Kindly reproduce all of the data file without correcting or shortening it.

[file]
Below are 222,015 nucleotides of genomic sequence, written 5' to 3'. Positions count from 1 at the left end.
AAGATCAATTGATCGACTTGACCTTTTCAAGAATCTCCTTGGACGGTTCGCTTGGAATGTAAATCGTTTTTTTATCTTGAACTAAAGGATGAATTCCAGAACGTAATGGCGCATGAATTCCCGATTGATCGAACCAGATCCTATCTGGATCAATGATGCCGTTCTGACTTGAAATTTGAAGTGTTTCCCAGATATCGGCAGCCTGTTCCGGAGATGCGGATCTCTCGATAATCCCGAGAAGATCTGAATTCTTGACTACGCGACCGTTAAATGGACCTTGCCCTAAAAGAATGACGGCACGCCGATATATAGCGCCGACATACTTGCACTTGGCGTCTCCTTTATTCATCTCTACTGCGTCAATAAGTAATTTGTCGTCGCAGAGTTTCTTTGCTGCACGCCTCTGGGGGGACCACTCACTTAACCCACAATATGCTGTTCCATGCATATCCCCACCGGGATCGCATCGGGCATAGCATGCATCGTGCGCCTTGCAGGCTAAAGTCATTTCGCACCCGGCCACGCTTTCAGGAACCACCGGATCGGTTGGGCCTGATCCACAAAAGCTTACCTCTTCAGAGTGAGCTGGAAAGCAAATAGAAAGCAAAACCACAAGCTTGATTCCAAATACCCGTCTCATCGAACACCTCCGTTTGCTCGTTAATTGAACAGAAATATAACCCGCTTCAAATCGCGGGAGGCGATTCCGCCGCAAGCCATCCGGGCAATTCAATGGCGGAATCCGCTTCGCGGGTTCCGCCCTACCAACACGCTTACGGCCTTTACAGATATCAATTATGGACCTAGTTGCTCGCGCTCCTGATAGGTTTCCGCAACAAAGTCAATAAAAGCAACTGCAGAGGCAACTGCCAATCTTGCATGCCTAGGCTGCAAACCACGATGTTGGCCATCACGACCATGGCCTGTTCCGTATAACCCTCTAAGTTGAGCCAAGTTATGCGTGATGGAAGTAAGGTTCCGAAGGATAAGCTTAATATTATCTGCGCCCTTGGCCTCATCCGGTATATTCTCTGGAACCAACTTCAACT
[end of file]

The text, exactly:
Below are 222,015 nucleotides of genomic sequence, written 5' to 3'. Positions count from 1 at the left end.
AAGATCAATTGATCGACTTGACCTTTTCAAGAATCTCCTTGGACGGTTCGCTTGGAATGTAAATCGTTTTTTTATCTTGAACTAAAGGATGAATTCCAGAACGTAATGGCGCATGAATTCCCGATTGATCGAACCAGATCCTATCTGGATCAATGATGCCGTTCTGACTTGAAATTTGAAGTGTTTCCCAGATATCGGCAGCCTGTTCCGGAGATGCGGATCTCTCGATAATCCCGAGAAGATCTGAATTCTTGACTACGCGACCGTTAAATGGACCTTGCCCTAAAAGAATGACGGCACGCCGATATATAGCGCCGACATACTTGCACTTGGCGTCTCCTTTATTCATCTCTACTGCGTCAATAAGTAATTTGTCGTCGCAGAGTTTCTTTGCTGCACGCCTCTGGGGGGACCACTCACTTAACCCACAATATGCTGTTCCATGCATATCCCCACCGGGATCGCATCGGGCATAGCATGCATCGTGCGCCTTGCAGGCTAAAGTCATTTCGCACCCGGCCACGCTTTCAGGAACCACCGGATCGGTTGGGCCTGATCCACAAAAGCTTACCTCTTCAGAGTGAGCTGGAAAGCAAATAGAAAGCAAAACCACAAGCTTGATTCCAAATACCCGTCTCATCGAACACCTCCGTTTGCTCGTTAATTGAACAGAAATATAACCCGCTTCAAATCGCGGGAGGCGATTCCGCCGCAAGCCATCCGGGCAATTCAATGGCGGAATCCGCTTCGCGGGTTCCGCCCTACCAACACGCTTACGGCCTTTACAGATATCAATTATGGACCTAGTTGCTCGCGCTCCTGATAGGTTTCCGCAACAAAGTCAATAAAAGCAACTGCAGAGGCAACTGCCAATCTTGCATGCCTAGGCTGCAAACCACGATGTTGGCCATCACGACCATGGCCTGTTCCGTATAACCCTCTAAGTTGAGCCAAGTTATGCGTGATGGAAGTAAGGTTCCGAAGGATAAGCTTAATATTATCTGCGCCCTTGGCCTCATCCGGTATATTCTCTGGAACCAACTTCAACT